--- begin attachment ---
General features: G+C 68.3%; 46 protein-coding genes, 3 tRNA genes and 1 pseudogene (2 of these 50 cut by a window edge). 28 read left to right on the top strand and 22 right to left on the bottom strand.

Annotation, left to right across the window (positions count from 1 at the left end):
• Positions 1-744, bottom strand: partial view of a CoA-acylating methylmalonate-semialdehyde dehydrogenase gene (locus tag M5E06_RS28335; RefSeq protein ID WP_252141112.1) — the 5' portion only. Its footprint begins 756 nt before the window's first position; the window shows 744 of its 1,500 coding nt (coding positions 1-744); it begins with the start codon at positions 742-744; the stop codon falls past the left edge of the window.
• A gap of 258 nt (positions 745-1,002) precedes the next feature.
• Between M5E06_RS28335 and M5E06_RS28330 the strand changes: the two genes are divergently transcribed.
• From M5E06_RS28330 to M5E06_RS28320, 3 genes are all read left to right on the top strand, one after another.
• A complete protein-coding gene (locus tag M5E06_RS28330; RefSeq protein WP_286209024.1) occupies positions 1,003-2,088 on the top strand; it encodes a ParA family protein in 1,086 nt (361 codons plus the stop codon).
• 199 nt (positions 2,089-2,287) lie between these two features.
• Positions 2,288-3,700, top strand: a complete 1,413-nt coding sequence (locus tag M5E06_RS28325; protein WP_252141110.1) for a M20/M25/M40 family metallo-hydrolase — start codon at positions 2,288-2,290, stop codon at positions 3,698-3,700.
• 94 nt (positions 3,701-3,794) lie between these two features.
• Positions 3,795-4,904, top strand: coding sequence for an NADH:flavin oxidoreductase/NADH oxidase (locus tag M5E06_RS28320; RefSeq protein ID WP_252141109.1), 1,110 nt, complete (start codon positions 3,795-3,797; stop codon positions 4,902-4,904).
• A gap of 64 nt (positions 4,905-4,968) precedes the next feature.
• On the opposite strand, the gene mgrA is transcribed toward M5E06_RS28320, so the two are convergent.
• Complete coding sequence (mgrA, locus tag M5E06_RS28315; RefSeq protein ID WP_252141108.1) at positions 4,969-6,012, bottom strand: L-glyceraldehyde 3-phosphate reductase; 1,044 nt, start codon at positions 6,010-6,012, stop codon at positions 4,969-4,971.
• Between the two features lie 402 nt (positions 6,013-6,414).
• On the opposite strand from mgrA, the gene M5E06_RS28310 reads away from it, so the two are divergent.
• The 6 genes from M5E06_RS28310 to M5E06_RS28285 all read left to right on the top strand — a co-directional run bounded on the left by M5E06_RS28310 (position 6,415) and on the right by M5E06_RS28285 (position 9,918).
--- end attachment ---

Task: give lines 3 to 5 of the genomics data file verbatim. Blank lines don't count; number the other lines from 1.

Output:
• Positions 1-744, bottom strand: partial view of a CoA-acylating methylmalonate-semialdehyde dehydrogenase gene (locus tag M5E06_RS28335; RefSeq protein ID WP_252141112.1) — the 5' portion only. Its footprint begins 756 nt before the window's first position; the window shows 744 of its 1,500 coding nt (coding positions 1-744); it begins with the start codon at positions 742-744; the stop codon falls past the left edge of the window.
• A gap of 258 nt (positions 745-1,002) precedes the next feature.
• Between M5E06_RS28335 and M5E06_RS28330 the strand changes: the two genes are divergently transcribed.